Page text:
"Since Vatican II the liberal wing of the Catholic Church has promulgated the superiority of one's own, or the subjective conscience, and in February 1991 then Cardinal Ratzinger delivered the Church's response in his presentation 'Conscience and Truth" delivered at the '10th Workshop for Bishops; in Dallas Texas. A brief summary of his conclusion is found in
the following extract, "It is of course undisputed that one must follow a certain conscience or at least not act against it. But whether the judgment of conscience is always right, indeed whether it is infallible, is another question. For if this were the case, it would mean that there is no truth - at least not in moral and religious matters, which is to say, in the areas which constitute the very pillars of our existence. For judgments of conscience can contradict each other. Thus there could be at best the subject's own truth, which would be reduced to the subject's sincerity."(quoted from my letter to the editor of the Washington Times published Nov. 19, 2007)

After twenty-six years the Catholic Bishops seem to  understand the Cardinal Ratzinger's, now Pope Benedict XVI, message, while editors of Commonweal obviously have not as they continue to believe that strongly defending the unborn's right to life is counterproductive. Perhaps the editor's should review the Catholic Catechism for guidance in the future:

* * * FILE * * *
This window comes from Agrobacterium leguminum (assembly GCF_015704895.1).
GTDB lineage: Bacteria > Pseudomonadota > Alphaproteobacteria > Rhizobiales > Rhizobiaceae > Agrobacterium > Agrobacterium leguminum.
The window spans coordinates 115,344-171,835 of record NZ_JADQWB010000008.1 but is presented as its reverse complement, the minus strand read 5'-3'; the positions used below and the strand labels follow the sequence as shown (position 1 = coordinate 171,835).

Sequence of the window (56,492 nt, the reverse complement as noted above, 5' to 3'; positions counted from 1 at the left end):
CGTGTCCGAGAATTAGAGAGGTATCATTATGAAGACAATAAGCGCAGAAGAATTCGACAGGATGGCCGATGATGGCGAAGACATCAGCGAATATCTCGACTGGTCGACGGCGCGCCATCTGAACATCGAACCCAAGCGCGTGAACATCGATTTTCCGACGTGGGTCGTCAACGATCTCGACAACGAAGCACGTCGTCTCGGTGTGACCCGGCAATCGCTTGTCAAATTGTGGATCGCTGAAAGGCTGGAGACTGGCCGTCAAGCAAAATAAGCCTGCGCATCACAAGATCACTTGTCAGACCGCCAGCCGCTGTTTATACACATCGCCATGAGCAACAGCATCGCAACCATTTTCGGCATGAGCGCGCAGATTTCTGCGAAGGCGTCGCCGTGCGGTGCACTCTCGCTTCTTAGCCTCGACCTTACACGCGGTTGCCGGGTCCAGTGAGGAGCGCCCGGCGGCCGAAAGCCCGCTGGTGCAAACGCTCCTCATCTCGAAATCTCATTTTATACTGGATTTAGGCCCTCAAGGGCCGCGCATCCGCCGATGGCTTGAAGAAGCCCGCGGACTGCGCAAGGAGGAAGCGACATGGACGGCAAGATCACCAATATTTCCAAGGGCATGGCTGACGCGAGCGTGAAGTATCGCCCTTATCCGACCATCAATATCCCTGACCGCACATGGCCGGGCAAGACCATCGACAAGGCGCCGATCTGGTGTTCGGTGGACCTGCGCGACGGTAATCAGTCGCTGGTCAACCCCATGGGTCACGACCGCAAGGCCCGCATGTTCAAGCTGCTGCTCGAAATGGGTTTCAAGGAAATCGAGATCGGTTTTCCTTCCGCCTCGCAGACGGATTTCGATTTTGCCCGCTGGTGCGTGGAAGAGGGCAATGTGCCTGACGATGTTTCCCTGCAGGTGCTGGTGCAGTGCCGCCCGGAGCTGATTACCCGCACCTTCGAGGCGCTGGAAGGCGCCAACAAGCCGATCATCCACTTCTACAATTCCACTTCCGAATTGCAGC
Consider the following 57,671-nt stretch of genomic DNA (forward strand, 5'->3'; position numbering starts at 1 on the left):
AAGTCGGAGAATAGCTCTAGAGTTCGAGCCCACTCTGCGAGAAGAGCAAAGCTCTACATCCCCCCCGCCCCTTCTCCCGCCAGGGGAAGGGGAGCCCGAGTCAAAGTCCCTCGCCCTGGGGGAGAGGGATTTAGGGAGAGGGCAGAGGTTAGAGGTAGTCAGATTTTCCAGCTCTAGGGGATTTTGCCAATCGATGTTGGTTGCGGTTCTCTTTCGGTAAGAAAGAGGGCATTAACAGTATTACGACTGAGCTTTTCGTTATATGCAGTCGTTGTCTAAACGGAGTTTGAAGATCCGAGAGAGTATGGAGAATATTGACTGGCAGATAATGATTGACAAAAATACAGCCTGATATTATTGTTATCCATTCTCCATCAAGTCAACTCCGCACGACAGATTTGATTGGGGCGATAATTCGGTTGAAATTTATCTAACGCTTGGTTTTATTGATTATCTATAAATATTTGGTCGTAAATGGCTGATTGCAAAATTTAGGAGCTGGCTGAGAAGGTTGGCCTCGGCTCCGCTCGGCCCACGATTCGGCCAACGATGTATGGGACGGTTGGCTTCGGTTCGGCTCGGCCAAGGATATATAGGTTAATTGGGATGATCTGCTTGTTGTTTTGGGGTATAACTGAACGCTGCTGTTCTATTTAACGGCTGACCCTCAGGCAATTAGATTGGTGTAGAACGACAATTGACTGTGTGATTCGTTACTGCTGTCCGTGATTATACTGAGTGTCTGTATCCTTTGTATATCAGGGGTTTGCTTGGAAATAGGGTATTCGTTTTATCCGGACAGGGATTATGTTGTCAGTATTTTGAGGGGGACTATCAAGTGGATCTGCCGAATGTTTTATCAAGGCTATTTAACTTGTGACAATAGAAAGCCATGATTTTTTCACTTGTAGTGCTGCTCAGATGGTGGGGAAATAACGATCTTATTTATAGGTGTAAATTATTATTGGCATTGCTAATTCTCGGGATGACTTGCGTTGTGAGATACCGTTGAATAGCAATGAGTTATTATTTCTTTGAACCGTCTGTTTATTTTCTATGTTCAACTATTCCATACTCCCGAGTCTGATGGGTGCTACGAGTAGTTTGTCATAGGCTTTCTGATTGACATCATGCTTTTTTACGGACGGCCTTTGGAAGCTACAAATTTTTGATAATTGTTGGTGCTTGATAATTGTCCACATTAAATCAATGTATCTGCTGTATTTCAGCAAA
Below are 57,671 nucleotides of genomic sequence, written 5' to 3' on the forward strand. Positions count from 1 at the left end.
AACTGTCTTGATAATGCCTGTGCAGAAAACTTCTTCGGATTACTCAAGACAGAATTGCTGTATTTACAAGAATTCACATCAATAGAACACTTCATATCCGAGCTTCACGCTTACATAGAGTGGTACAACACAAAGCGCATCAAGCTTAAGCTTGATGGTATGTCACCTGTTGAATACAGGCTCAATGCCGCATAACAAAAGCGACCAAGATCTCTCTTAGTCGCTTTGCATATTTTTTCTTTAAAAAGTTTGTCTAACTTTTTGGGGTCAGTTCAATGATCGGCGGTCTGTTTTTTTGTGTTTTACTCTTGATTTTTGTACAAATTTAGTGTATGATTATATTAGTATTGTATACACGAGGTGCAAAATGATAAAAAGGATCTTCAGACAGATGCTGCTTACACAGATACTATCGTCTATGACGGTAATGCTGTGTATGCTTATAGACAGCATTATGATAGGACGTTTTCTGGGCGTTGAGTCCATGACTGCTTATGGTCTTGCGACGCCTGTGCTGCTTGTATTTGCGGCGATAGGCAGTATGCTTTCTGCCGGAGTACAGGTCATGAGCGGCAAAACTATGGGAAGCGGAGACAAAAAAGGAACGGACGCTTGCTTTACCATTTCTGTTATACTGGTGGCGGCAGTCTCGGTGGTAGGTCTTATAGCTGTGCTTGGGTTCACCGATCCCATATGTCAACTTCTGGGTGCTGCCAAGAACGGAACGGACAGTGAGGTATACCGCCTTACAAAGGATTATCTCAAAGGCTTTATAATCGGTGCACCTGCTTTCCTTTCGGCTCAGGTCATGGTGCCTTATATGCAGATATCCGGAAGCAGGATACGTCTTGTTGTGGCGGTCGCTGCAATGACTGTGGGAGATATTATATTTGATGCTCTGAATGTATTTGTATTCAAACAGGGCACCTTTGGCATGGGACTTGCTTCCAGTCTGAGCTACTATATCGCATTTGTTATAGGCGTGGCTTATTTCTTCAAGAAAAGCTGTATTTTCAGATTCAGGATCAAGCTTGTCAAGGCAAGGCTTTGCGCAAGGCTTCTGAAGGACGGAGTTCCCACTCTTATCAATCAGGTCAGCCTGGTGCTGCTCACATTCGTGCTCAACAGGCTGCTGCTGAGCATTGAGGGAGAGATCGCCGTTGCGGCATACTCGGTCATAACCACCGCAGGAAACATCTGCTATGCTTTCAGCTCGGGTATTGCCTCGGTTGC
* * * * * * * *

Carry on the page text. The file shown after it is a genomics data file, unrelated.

All Catholics, in particular Catholic politicians, need to be warned by their bishops that by calling attention to their Catholic faith ("Catholic voters warned on abortion," Page 1, Thursday) and in the same breath voicing support for abortion rights, a public act of
scandal — as defined in the Catechism of the Catholic Church (Nos. 2284-6) — is committed. Paragraph 2286 is directly applicable to people in political positions. It reads: "Scandal can be provoked by laws or institutions, by fashion or opinion. Therefore, they are guilty of scandal who establish laws or social structure leading to the decline of morals."(quoted from my letter to the editor of the Washington Times published Nov. 19, 2007)